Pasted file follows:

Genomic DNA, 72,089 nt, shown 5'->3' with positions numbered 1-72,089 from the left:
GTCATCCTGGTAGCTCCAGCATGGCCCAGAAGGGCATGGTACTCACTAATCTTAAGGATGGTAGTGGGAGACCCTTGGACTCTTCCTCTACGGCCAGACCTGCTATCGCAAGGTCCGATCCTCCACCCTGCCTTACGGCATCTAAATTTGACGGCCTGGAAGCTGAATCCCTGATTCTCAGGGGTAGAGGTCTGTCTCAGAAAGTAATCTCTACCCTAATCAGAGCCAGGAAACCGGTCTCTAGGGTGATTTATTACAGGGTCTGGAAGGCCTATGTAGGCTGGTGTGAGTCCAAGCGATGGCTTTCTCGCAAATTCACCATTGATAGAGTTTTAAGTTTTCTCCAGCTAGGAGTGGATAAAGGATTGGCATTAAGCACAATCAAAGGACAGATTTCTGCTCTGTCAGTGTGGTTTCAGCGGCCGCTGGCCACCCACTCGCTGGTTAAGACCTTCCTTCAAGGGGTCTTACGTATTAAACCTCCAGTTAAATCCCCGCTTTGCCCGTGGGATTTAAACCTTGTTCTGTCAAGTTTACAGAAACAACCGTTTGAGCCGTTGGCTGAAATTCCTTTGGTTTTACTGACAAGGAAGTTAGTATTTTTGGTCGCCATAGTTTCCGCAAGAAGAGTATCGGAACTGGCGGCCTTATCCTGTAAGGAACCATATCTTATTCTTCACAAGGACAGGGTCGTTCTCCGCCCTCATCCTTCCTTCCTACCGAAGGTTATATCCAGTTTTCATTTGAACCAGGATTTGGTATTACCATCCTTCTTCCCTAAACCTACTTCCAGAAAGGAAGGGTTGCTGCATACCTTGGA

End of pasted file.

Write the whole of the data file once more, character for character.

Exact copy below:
Genomic DNA, 72,089 nt, shown 5'->3' with positions numbered 1-72,089 from the left:
GTCATCCTGGTAGCTCCAGCATGGCCCAGAAGGGCATGGTACTCACTAATCTTAAGGATGGTAGTGGGAGACCCTTGGACTCTTCCTCTACGGCCAGACCTGCTATCGCAAGGTCCGATCCTCCACCCTGCCTTACGGCATCTAAATTTGACGGCCTGGAAGCTGAATCCCTGATTCTCAGGGGTAGAGGTCTGTCTCAGAAAGTAATCTCTACCCTAATCAGAGCCAGGAAACCGGTCTCTAGGGTGATTTATTACAGGGTCTGGAAGGCCTATGTAGGCTGGTGTGAGTCCAAGCGATGGCTTTCTCGCAAATTCACCATTGATAGAGTTTTAAGTTTTCTCCAGCTAGGAGTGGATAAAGGATTGGCATTAAGCACAATCAAAGGACAGATTTCTGCTCTGTCAGTGTGGTTTCAGCGGCCGCTGGCCACCCACTCGCTGGTTAAGACCTTCCTTCAAGGGGTCTTACGTATTAAACCTCCAGTTAAATCCCCGCTTTGCCCGTGGGATTTAAACCTTGTTCTGTCAAGTTTACAGAAACAACCGTTTGAGCCGTTGGCTGAAATTCCTTTGGTTTTACTGACAAGGAAGTTAGTATTTTTGGTCGCCATAGTTTCCGCAAGAAGAGTATCGGAACTGGCGGCCTTATCCTGTAAGGAACCATATCTTATTCTTCACAAGGACAGGGTCGTTCTCCGCCCTCATCCTTCCTTCCTACCGAAGGTTATATCCAGTTTTCATTTGAACCAGGATTTGGTATTACCATCCTTCTTCCCTAAACCTACTTCCAGAAAGGAAGGGTTGCTGCATACCTTGGA